Eventually, Dubree’s drug use spiraled out of control. He became addicted to meth, among other drugs, and suffered a heart attack at 20 years old. The heart attack forced him to stop doing meth, but after an alcohol-related car accident introduced him to OxyContin, he became addicted to that.

After about a year on OxyContin and later Opana, he and his girlfriend at the time checked themselves into a rehab facility. That’s when he was first introduced to the gym and where his life would change forever.

It was his friend, who was also getting help at the same center, who encouraged Dubree to get into the gym with him. He told Dearly:

“I got sober, January 7, 2011, that when I went to The Healing Place, which is the place my recovery started. While I was in there, I got introduced to working out through one of my friends. The first time I ever stepped foot into a gym was March 1, 2011.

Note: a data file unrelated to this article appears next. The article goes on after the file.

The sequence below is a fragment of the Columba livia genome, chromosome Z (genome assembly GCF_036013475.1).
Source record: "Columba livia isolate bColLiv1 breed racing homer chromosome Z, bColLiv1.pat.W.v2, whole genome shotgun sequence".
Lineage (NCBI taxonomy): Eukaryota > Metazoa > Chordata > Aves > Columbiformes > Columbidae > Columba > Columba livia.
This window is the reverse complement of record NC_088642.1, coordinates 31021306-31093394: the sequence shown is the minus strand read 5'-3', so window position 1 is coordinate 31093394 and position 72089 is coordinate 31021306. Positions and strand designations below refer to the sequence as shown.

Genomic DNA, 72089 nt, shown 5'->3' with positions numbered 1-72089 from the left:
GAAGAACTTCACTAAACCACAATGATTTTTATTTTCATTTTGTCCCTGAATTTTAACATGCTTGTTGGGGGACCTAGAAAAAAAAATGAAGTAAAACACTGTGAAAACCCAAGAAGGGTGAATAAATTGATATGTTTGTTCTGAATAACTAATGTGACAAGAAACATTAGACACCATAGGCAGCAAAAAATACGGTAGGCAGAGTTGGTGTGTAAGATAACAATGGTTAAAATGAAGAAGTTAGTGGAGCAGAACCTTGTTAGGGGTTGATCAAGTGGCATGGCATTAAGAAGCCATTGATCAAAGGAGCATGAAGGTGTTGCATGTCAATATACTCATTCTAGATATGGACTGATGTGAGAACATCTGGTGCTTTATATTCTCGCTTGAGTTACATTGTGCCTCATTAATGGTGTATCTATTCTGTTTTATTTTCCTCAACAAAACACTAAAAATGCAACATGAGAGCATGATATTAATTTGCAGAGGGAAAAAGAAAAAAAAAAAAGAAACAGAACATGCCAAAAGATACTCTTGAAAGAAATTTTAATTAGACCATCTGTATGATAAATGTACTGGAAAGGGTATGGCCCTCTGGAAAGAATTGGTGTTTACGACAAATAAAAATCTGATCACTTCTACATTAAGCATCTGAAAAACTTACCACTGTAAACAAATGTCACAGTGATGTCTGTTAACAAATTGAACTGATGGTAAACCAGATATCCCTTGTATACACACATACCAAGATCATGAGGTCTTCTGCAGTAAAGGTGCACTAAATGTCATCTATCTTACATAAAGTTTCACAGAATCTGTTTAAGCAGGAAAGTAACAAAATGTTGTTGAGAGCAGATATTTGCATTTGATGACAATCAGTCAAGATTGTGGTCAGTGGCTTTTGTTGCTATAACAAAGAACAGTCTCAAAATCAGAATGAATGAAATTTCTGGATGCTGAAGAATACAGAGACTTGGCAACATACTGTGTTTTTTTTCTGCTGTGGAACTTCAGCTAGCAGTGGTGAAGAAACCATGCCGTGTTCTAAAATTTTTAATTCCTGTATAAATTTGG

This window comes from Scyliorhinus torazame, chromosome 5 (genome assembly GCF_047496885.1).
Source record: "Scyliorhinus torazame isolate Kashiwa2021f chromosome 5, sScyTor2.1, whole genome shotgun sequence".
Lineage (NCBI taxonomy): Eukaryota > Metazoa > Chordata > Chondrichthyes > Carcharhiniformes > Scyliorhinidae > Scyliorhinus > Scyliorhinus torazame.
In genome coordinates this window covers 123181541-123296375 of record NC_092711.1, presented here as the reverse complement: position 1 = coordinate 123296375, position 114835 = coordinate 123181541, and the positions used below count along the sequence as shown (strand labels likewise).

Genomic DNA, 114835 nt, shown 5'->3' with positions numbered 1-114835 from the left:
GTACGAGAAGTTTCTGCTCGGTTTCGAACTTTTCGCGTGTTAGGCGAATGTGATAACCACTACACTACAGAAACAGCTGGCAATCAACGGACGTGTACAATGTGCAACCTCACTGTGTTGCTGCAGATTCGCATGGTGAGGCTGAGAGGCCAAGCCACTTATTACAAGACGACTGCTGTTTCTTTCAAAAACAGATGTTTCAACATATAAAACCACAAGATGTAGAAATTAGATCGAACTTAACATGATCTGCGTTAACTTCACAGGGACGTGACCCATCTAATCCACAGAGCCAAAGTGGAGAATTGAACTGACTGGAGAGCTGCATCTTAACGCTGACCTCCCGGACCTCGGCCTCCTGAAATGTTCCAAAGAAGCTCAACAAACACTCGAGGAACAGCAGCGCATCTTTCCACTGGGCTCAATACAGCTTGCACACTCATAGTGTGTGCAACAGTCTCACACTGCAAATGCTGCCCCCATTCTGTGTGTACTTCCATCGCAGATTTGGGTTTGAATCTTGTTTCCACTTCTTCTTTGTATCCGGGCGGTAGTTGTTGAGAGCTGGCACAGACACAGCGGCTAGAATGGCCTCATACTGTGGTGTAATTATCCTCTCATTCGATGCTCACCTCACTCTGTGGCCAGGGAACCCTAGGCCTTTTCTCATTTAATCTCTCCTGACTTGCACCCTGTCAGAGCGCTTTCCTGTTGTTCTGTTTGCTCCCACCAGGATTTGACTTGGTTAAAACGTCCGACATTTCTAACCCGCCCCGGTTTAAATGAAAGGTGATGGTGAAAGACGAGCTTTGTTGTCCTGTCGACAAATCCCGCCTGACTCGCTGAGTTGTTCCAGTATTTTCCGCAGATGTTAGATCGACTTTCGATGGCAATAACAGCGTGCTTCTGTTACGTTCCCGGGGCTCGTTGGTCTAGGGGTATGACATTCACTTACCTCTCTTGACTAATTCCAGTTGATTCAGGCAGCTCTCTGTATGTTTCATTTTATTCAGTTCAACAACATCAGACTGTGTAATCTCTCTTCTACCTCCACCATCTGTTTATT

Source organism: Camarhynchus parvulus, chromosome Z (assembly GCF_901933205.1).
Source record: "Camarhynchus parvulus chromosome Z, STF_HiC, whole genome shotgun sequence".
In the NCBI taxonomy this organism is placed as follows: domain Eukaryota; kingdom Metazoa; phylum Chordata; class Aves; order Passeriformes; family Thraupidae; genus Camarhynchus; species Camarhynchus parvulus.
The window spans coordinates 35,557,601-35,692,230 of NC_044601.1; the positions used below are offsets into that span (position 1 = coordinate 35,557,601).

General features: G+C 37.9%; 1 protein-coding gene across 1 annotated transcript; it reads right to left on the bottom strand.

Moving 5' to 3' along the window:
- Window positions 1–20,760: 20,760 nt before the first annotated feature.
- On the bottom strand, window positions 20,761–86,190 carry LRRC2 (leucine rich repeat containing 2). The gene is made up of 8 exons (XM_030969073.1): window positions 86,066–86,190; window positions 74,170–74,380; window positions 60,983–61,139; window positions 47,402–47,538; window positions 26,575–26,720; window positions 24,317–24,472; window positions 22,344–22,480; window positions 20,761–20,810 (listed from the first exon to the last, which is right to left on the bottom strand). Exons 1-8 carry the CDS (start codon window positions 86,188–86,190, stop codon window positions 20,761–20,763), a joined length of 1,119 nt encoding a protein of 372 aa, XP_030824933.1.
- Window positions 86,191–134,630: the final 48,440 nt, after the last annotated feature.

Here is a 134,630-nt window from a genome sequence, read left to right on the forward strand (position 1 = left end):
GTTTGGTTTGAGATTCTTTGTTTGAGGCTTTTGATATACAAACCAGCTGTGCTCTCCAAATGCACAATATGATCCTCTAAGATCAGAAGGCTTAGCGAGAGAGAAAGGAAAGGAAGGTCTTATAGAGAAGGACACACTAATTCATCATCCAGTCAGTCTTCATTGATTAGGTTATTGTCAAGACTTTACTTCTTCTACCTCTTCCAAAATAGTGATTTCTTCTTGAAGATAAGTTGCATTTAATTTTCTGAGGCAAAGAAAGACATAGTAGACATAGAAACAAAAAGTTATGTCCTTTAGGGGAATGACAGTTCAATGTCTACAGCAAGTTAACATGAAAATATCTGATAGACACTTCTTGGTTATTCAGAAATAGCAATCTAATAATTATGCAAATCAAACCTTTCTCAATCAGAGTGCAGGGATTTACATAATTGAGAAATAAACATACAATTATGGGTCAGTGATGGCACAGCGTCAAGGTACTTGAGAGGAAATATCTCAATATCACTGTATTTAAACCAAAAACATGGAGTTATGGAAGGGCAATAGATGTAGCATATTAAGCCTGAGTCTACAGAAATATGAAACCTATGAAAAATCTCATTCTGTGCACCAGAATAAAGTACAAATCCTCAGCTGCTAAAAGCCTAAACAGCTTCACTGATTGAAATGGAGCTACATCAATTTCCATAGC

I was very scared. My ego wouldn’t allow me to work out at that time because there were a lot of guys in the gym. I’m like, ‘I’m not the strongest, I’m not the best looking,’ all these things that normal people would face the first time they go to the gym. It was very intimidating. So I just kind of walked around until finally, everyone cleared out. That’s when he began showing me the ropes.

For some reason, I just kept going back.”

After about two months of spending his free time working out, Dubree began to see results, giving him the self-confidence he never knew he had: